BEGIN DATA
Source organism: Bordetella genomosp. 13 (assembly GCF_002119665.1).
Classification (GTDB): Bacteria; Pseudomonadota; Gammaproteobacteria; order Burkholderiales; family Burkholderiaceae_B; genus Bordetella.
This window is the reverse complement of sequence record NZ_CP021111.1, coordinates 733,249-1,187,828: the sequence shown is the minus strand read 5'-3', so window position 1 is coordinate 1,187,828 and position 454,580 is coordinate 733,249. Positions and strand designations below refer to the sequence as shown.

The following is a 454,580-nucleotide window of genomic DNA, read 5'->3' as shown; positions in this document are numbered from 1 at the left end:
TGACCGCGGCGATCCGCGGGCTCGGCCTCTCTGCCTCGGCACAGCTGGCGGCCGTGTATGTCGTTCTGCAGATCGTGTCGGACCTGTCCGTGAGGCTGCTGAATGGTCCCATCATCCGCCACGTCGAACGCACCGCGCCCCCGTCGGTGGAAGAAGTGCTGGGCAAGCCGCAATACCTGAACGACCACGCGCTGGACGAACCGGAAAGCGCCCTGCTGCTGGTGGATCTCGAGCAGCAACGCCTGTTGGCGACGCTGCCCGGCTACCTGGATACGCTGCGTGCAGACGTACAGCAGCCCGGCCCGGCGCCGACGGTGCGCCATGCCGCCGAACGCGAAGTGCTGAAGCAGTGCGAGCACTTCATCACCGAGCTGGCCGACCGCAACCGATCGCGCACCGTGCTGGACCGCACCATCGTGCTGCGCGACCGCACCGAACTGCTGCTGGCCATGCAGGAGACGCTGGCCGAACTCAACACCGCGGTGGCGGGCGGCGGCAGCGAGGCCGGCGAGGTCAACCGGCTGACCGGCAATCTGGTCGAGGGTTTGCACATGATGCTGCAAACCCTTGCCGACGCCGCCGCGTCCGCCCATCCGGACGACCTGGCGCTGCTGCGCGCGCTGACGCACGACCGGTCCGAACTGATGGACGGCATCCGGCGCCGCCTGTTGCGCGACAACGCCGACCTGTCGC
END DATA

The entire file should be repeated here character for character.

Source organism: Bordetella genomosp. 13 (assembly GCF_002119665.1).
Classification (GTDB): Bacteria; Pseudomonadota; Gammaproteobacteria; order Burkholderiales; family Burkholderiaceae_B; genus Bordetella.
This window is the reverse complement of sequence record NZ_CP021111.1, coordinates 733,249-1,187,828: the sequence shown is the minus strand read 5'-3', so window position 1 is coordinate 1,187,828 and position 454,580 is coordinate 733,249. Positions and strand designations below refer to the sequence as shown.

The following is a 454,580-nucleotide window of genomic DNA, read 5'->3' as shown; positions in this document are numbered from 1 at the left end:
TGACCGCGGCGATCCGCGGGCTCGGCCTCTCTGCCTCGGCACAGCTGGCGGCCGTGTATGTCGTTCTGCAGATCGTGTCGGACCTGTCCGTGAGGCTGCTGAATGGTCCCATCATCCGCCACGTCGAACGCACCGCGCCCCCGTCGGTGGAAGAAGTGCTGGGCAAGCCGCAATACCTGAACGACCACGCGCTGGACGAACCGGAAAGCGCCCTGCTGCTGGTGGATCTCGAGCAGCAACGCCTGTTGGCGACGCTGCCCGGCTACCTGGATACGCTGCGTGCAGACGTACAGCAGCCCGGCCCGGCGCCGACGGTGCGCCATGCCGCCGAACGCGAAGTGCTGAAGCAGTGCGAGCACTTCATCACCGAGCTGGCCGACCGCAACCGATCGCGCACCGTGCTGGACCGCACCATCGTGCTGCGCGACCGCACCGAACTGCTGCTGGCCATGCAGGAGACGCTGGCCGAACTCAACACCGCGGTGGCGGGCGGCGGCAGCGAGGCCGGCGAGGTCAACCGGCTGACCGGCAATCTGGTCGAGGGTTTGCACATGATGCTGCAAACCCTTGCCGACGCCGCCGCGTCCGCCCATCCGGACGACCTGGCGCTGCTGCGCGCGCTGACGCACGACCGGTCCGAACTGATGGACGGCATCCGGCGCCGCCTGTTGCGCGACAACGCCGACCTGTCGC